The Extortionist

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The subway has an odor distinctly different from death, which stinks. The Metro smells of electricity and diesel and is noisy as rolling thunder.

Death is quiet. Usually, death smells of urine because the bladder muscles relax. Sometimes it smells like shit, depending on whether or not the person used the toilet recently or got gut shot which can spill feces out the wound.

We see both the Metro and death daily, but we don’t play good cop, bad cop, Rico and me. Rico outweighs me by a hundred easy. How he passes his physical every year is beyond me. “I want to be the skinny cop for a change,” he says as we wait outside a turnstile beneath Kings Highway, the Brighton Beach area. Yesterday we worked Bed-Stuy, tomorrow Coney Island, but we never work Manhattan because we’re Brooklyn cops and, like the man said, there’s nobody livin’ what knows Brooklyn t’roo an’ t’roo.

Other side of the entrance where we cannot see them and they cannot see us, we hear a woman’s voice say, “Let me come through with you and save two dollars.” The couple pops out the other side of the silver lacey fingers of the tollgate with smiles on their faces that turn to surprise, fright, then anger and perhaps disgust as we introduce ourselves.

“Pardon me,” I say as the two walk right into us. “We’re New York police officers and we want to talk to you about jumping the turnstile.”

Which is an anachronism if ever I heard one, like calling a music store a record store when there are no records inside. Besides, you can’t jump this type anymore because they’re up to the ceiling. But you can double up and walk through which is what this duo did.

The girl, a not bad looking blonde, says, “You’re kidding, right?” She was the one to react, not her partner who simply stood where we put him, mouth shut. But the blonde. Sheesh.

I have to admit we did not look the part: Rico in short sleeve Hawaiian shirt and khaki shorts resembles Bill Clinton jogging, the pasty white skin of his legs sticking out. Me in jeans and work shirt. It’s hot and humid underground, they didn’t dig the tunnels deep enough to keep naturally cool, and the only reason I’m not dripping is we been waiting on the passenger platform for just this type of fare fraud. Rico goes, “Would you step over here with us? Right, up against this wall here. Don’t move.”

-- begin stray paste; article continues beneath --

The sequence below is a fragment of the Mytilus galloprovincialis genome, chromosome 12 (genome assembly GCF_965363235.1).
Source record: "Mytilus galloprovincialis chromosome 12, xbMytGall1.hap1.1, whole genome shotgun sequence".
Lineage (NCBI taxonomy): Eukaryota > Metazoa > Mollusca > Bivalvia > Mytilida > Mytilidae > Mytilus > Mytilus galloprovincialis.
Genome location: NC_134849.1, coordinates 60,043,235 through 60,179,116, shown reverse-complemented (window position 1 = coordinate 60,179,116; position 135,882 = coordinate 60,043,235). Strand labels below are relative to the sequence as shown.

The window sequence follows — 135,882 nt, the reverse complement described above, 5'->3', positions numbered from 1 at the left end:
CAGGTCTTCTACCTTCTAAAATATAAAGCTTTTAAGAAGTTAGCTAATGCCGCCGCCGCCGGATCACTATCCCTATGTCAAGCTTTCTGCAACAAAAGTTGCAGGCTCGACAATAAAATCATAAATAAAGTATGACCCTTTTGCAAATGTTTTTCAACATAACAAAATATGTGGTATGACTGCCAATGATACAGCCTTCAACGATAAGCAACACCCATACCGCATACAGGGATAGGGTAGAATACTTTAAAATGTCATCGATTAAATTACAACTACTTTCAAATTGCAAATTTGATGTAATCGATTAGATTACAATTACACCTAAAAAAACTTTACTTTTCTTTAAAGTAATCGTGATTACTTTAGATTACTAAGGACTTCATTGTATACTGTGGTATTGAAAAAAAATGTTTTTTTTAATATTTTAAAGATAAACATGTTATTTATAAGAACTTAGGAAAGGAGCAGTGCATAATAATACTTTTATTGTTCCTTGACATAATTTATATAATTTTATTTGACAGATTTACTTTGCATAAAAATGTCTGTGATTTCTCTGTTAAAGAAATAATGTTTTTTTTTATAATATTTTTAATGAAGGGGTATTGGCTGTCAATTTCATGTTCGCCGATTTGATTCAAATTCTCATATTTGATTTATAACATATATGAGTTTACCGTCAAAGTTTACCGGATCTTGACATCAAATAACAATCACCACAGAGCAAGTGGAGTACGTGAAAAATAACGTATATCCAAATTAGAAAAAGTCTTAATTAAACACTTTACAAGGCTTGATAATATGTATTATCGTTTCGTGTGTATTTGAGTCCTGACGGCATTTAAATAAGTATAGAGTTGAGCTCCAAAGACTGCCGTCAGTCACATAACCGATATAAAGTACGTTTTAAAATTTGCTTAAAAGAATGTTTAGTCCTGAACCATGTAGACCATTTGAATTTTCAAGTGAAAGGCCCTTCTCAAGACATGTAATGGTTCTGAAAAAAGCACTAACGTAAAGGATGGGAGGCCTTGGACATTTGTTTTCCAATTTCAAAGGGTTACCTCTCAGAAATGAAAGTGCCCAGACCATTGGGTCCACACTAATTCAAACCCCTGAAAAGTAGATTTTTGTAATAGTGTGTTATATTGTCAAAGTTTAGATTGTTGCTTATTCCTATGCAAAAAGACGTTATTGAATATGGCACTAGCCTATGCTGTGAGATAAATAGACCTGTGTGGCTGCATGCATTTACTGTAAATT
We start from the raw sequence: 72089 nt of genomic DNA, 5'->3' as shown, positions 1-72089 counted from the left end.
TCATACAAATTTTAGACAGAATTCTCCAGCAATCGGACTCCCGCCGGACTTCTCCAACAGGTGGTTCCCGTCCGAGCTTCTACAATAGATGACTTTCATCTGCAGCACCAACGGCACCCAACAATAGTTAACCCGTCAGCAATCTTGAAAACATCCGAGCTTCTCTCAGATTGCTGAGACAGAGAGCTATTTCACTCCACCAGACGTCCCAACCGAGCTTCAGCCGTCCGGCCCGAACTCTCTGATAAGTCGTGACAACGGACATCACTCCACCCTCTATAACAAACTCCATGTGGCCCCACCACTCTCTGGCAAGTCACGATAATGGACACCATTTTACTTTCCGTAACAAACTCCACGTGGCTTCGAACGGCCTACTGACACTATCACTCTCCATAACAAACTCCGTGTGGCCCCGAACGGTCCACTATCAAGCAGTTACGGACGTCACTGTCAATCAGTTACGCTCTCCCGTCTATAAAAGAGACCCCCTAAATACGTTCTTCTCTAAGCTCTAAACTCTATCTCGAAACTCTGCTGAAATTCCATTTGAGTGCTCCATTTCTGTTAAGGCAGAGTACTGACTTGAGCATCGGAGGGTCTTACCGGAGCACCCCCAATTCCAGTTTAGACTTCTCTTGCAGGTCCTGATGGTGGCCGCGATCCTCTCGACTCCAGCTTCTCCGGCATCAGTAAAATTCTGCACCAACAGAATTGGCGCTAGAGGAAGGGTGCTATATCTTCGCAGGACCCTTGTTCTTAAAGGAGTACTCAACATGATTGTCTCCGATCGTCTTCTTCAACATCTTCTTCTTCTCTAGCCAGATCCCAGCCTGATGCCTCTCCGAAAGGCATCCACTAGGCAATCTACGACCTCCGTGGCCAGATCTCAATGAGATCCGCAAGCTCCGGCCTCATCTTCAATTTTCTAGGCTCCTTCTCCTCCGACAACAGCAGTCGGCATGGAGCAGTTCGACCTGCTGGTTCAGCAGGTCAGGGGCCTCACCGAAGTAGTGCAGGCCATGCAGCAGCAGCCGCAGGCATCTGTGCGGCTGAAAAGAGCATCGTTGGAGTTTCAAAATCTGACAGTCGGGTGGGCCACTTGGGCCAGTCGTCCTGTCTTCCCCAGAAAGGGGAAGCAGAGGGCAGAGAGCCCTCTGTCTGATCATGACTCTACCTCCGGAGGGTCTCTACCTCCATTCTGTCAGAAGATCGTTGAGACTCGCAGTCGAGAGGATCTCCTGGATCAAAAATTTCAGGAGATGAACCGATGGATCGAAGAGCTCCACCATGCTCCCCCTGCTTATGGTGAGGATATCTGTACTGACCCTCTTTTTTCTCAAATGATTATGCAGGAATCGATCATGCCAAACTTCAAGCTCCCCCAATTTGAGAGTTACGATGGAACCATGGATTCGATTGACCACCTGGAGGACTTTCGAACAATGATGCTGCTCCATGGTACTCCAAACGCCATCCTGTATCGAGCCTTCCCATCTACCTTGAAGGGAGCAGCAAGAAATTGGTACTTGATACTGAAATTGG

The blonde makes like she might run. I stand in the way of where she has to go since she is not about to drop to the tracks and try and leap the third rail and they just came in an exit on this side which means she only has one way to escape and would bump into me if she tried anything. She didn’t, but she wouldn’t shut up, either.

She says, “This is a joke, right?” Then she sees the badges we pull out that hang around our necks under the shirts and goes all Florence Nightingale on us. “It’s my fault, not his. Come on. I’m the one who came through with him, so why don’t you let him go? I’ll take full responsibility.”

Rico was ready with his hand inside his pouch where he keeps his Smith & Wesson semiautomatic Military and Police Pistol. Me, I like the two inch barrel M & P .38 revolver. Easier to conceal, easier to retrieve.

Rico says, “We’re writing you up, but I have two questions you must answer truthfully. First, have you ever received a citation for beating a fare?”

They say, “No,” in unison.

“Second, have either of you any outstanding warrants?”


I have my pad out and am telling the blonde to produce identification, ask if this is her current address, the essentials. A train on a really bad track joint comes into the station as she answers. Her voice rises, then the train halts and silence ensues, but she’s still talking and I say, “Why are you shouting?”

That shuts her up. I write slowly, deliberately, on a Transit Adjudication Bureau notice of violation and hearing form. She gives me her phone number, her social security number, I check the first box, “Entered without payment,” a violation of Section 21, 4(a) explaining in writing, “Doubled up w/ another at Kings Highway station avoiding legal payment of fare in the NYC subway.” That’ll cost $60 each to beat a two dollar fare. I check that box and explain she can appear in person to contest the citation or mail a check. “You have thirty days to take care of it. Otherwise, a warrant for your arrest will be issued.”

I haven’t been paying attention to Rico who’s on the walkie talkie, something about nearest officers respond.

I ask the man who has stood tight lipped throughout for his ID, begin filling out the form, when Rico says to me, “Got a ten seventy-one upstairs. We gotta go.”

That means I quit what I’m doing immediately, but I’m only half way through with this guy’s tag, so I tell him, “Wait here until I get back. Unnerstand?” Guy nods, I pocket his ID just in case and tell the girl, “You’re free to go. He isn’t.”

Rico and I pull out all the stops and run toward the exit side of the platform. It’s hot and we’re running and the humidity is near ninety percent so naturally I’m breaking out in sweat when we pound our way up the steps, must a been forty of them, taking them two at a time until we’re outside in Little Odessa and in broad daylight on the sidewalk looking for an address dispatch gave Rico.

The area was once very Jewish. Now it’s ethnic Russian and every store, shop and seamstress is a study in Cyrillic.

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